The researchers looked at a very large class of bacteria that lack a well-resolved phylogenetic tree. By placing emphasis on searches for single-copy genes, the scientists were able to radically improve the resolution of the evolutionary tree. Said Williams, "Some parts of our tree were still not fully resolved, but we believe that future work will improve our method further to handle these deficiencies."
Bruno Sobral, Director of the CyberInfrastructure Section at VBI, commented: "The work described in this paper was inspired and funded by the needs of our PATRIC 2.0 project. The effort is part of the on-going work of PATRIC 2.0 team members to build a comprehensive, state-of-the-art bioinformatics resource for bacteria that serves the biomedical research community. Because of the exponentially growing number of bacterial genomes that PATRIC needs to handle, we are now in a phase where whole-genome phylogenetic analysis is both possible and necessary. PATRIC is integrating the very latest phylogenomic information and tools, such as those in this paper and a preceding publication that developed a phylogenetic tree for the alpha-proteobacteria**, into our system." He added: "This work is a great example of how PATRIC implements and deploys an infrastructure that will allow any person to develop these results in the future by going to the PATRIC site."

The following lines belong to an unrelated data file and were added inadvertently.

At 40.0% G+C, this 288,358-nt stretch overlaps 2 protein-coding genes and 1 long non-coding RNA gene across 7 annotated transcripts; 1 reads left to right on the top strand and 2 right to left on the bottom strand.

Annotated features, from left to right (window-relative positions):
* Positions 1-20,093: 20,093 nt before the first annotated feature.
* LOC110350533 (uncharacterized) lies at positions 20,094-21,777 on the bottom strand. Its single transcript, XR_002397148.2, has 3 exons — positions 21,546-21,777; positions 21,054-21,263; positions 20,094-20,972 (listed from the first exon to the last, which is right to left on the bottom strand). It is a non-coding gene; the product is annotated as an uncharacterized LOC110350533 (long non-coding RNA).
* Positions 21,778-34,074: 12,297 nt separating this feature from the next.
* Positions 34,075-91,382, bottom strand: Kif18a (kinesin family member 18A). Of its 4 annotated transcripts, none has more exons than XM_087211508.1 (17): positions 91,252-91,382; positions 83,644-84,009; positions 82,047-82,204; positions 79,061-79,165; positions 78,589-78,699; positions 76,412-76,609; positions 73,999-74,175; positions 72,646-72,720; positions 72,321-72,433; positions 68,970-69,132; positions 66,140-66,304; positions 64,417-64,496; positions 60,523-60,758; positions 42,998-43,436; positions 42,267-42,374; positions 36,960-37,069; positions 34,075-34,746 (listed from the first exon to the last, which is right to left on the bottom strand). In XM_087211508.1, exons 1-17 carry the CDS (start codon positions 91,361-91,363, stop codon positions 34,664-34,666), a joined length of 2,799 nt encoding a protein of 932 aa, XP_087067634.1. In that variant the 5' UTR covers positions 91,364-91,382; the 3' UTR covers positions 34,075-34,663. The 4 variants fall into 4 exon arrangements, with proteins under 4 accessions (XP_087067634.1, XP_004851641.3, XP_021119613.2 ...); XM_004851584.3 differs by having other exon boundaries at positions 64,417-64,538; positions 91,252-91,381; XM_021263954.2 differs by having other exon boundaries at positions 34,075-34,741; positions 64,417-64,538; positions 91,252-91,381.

In October 2009, The National Institute of Allergy and Infectious Diseases (NIAID), part of the National Institutes of Health (NIH), awarded a 5-year, $27,670,448 contract to Dr. Sobral's CyberInfrastructure Group of VBI to support the biomedical research community's work on infectious diseases. The funding is being used to integrate vital information on pathogens, provide key resources and tools to scientists, and help researchers to analyze genomic, proteomic and other data arising from infectious disease research.###